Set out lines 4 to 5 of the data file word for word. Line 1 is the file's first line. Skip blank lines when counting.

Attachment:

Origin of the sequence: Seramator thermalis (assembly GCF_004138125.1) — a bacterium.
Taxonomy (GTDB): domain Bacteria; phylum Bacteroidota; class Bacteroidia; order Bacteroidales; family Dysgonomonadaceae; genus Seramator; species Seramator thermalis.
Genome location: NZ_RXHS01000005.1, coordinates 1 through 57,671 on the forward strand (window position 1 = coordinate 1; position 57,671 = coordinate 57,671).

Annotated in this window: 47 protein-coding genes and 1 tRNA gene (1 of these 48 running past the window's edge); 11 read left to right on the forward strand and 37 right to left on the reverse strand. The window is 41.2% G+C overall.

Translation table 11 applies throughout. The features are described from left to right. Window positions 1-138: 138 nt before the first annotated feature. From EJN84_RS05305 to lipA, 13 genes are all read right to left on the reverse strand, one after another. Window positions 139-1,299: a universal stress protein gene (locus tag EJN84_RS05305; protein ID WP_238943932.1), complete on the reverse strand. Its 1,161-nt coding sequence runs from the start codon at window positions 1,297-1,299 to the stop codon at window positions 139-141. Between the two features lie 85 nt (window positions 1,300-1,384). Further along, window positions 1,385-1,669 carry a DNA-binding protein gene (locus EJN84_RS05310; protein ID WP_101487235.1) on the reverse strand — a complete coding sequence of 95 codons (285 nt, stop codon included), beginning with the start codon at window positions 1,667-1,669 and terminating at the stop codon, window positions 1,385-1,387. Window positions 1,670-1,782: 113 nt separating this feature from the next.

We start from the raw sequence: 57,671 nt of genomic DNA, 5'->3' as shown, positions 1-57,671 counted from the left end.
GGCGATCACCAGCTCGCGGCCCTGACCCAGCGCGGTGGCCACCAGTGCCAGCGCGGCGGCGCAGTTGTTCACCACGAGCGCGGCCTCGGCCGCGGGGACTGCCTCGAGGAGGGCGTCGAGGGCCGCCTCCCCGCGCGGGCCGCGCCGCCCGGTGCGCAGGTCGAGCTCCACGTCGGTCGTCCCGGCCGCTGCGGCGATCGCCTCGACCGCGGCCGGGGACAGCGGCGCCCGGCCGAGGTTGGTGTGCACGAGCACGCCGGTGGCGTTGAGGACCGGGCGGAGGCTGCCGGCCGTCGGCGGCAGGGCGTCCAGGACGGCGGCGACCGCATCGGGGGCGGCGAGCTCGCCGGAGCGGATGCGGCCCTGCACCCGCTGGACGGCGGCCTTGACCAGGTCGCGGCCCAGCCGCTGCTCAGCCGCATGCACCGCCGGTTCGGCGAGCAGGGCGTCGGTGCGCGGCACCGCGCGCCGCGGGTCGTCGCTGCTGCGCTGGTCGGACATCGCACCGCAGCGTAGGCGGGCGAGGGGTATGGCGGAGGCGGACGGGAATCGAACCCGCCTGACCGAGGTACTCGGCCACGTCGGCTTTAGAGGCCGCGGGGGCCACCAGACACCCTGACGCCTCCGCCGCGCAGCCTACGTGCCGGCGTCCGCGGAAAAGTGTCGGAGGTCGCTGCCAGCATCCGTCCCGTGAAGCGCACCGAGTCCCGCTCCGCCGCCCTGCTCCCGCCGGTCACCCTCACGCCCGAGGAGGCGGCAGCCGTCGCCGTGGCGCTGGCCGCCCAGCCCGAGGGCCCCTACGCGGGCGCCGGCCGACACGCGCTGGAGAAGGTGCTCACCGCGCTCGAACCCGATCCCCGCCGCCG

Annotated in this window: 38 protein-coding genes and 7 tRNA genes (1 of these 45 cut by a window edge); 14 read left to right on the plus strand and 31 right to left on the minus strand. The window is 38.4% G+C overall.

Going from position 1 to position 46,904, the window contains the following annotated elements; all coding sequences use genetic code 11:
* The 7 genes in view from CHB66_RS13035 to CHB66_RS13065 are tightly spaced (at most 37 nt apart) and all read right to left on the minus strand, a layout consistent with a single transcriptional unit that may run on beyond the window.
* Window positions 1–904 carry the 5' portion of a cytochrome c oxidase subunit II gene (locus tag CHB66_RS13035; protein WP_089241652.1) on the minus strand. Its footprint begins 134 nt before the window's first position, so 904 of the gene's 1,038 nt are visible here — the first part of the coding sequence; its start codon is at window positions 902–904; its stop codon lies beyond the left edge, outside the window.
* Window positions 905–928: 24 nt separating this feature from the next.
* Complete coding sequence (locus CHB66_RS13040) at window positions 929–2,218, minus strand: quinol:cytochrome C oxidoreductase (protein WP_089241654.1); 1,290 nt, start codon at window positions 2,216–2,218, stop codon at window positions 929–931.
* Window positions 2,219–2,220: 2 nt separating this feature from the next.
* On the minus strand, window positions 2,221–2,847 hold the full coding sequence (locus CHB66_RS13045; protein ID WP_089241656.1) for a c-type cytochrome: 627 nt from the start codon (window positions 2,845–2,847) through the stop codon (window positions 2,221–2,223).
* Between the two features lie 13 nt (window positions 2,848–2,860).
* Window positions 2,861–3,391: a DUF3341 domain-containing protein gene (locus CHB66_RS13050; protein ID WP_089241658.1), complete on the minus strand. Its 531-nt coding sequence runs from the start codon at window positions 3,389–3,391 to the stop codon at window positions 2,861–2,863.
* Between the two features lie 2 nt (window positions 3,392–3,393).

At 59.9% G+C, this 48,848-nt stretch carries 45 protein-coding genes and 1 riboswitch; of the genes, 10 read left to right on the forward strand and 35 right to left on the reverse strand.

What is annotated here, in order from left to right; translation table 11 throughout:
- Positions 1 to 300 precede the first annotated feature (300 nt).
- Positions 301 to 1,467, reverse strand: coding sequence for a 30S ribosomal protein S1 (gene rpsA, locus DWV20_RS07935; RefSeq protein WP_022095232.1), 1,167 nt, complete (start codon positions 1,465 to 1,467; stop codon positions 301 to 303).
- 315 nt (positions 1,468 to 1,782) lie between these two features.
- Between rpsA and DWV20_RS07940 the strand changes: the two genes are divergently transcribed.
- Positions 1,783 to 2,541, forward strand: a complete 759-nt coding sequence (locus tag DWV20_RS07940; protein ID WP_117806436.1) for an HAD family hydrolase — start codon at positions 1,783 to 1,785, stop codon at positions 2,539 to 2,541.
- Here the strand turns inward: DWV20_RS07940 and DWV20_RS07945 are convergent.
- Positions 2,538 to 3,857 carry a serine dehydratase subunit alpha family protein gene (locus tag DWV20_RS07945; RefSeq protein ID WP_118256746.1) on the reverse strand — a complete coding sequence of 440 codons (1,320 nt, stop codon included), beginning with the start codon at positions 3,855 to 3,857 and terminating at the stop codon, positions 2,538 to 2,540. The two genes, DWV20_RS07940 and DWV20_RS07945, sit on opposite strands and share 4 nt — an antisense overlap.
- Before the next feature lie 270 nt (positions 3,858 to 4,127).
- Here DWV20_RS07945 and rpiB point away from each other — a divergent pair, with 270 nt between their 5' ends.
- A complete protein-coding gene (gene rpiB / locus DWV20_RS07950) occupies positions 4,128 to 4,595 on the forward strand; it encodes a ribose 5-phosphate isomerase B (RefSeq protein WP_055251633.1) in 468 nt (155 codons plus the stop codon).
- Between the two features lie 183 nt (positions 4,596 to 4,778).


Annotated in this window: 47 protein-coding genes and 1 tRNA gene (1 of these 48 running past the window's edge); 11 read left to right on the forward strand and 37 right to left on the reverse strand. The window is 41.2% G+C overall.

Translation table 11 applies throughout. The features are described from left to right. Window positions 1-138: 138 nt before the first annotated feature. From EJN84_RS05305 to lipA, 13 genes are all read right to left on the reverse strand, one after another. Window positions 139-1,299: a universal stress protein gene (locus tag EJN84_RS05305; protein ID WP_238943932.1), complete on the reverse strand. Its 1,161-nt coding sequence runs from the start codon at window positions 1,297-1,299 to the stop codon at window positions 139-141. Between the two features lie 85 nt (window positions 1,300-1,384). Further along, window positions 1,385-1,669 carry a DNA-binding protein gene (locus EJN84_RS05310; protein ID WP_101487235.1) on the reverse strand — a complete coding sequence of 95 codons (285 nt, stop codon included), beginning with the start codon at window positions 1,667-1,669 and terminating at the stop codon, window positions 1,385-1,387. Window positions 1,670-1,782: 113 nt separating this feature from the next.